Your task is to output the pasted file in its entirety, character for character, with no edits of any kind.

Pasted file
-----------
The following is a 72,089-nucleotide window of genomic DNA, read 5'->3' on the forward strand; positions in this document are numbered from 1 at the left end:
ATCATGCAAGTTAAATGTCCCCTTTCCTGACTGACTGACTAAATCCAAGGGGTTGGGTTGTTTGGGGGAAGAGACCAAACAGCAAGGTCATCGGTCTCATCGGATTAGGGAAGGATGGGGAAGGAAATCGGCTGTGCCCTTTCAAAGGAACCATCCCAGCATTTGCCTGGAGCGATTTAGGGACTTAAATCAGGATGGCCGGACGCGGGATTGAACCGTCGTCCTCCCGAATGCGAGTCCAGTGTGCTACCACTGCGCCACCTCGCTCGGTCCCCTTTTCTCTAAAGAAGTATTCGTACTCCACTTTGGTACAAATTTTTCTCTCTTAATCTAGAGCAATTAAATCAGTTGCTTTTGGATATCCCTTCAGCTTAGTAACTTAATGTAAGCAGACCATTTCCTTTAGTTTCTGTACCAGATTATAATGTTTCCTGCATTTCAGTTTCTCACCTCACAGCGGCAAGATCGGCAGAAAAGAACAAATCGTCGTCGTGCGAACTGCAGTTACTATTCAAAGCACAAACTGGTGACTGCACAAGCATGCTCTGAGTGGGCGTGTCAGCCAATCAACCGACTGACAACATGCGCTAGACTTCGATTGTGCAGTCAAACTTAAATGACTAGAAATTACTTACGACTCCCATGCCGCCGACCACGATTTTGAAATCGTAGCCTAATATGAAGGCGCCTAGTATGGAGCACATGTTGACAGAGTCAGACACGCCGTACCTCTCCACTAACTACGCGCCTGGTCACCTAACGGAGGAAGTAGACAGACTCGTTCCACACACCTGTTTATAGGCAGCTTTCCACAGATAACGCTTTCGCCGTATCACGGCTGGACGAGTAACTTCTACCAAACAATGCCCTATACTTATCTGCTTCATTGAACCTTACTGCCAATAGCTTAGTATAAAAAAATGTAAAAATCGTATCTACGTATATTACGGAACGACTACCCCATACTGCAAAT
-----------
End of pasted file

The following is a 72,089-nucleotide window of genomic DNA, read 5'->3' on the forward strand; positions in this document are numbered from 1 at the left end:
ATCATGCAAGTTAAATGTCCCCTTTCCTGACTGACTGACTAAATCCAAGGGGTTGGGTTGTTTGGGGGAAGAGACCAAACAGCAAGGTCATCGGTCTCATCGGATTAGGGAAGGATGGGGAAGGAAATCGGCTGTGCCCTTTCAAAGGAACCATCCCAGCATTTGCCTGGAGCGATTTAGGGACTTAAATCAGGATGGCCGGACGCGGGATTGAACCGTCGTCCTCCCGAATGCGAGTCCAGTGTGCTACCACTGCGCCACCTCGCTCGGTCCCCTTTTCTCTAAAGAAGTATTCGTACTCCACTTTGGTACAAATTTTTCTCTCTTAATCTAGAGCAATTAAATCAGTTGCTTTTGGATATCCCTTCAGCTTAGTAACTTAATGTAAGCAGACCATTTCCTTTAGTTTCTGTACCAGATTATAATGTTTCCTGCATTTCAGTTTCTCACCTCACAGCGGCAAGATCGGCAGAAAAGAACAAATCGTCGTCGTGCGAACTGCAGTTACTATTCAAAGCACAAACTGGTGACTGCACAAGCATGCTCTGAGTGGGCGTGTCAGCCAATCAACCGACTGACAACATGCGCTAGACTTCGATTGTGCAGTCAAACTTAAATGACTAGAAATTACTTACGACTCCCATGCCGCCGACCACGATTTTGAAATCGTAGCCTAATATGAAGGCGCCTAGTATGGAGCACATGTTGACAGAGTCAGACACGCCGTACCTCTCCACTAACTACGCGCCTGGTCACCTAACGGAGGAAGTAGACAGACTCGTTCCACACACCTGTTTATAGGCAGCTTTCCACAGATAACGCTTTCGCCGTATCACGGCTGGACGAGTAACTTCTACCAAACAATGCCCTATACTTATCTGCTTCATTGAACCTTACTGCCAATAGCTTAGTATAAAAAAATGTAAAAATCGTATCTACGTATATTACGGAACGACTACCCCATACTGCAAAT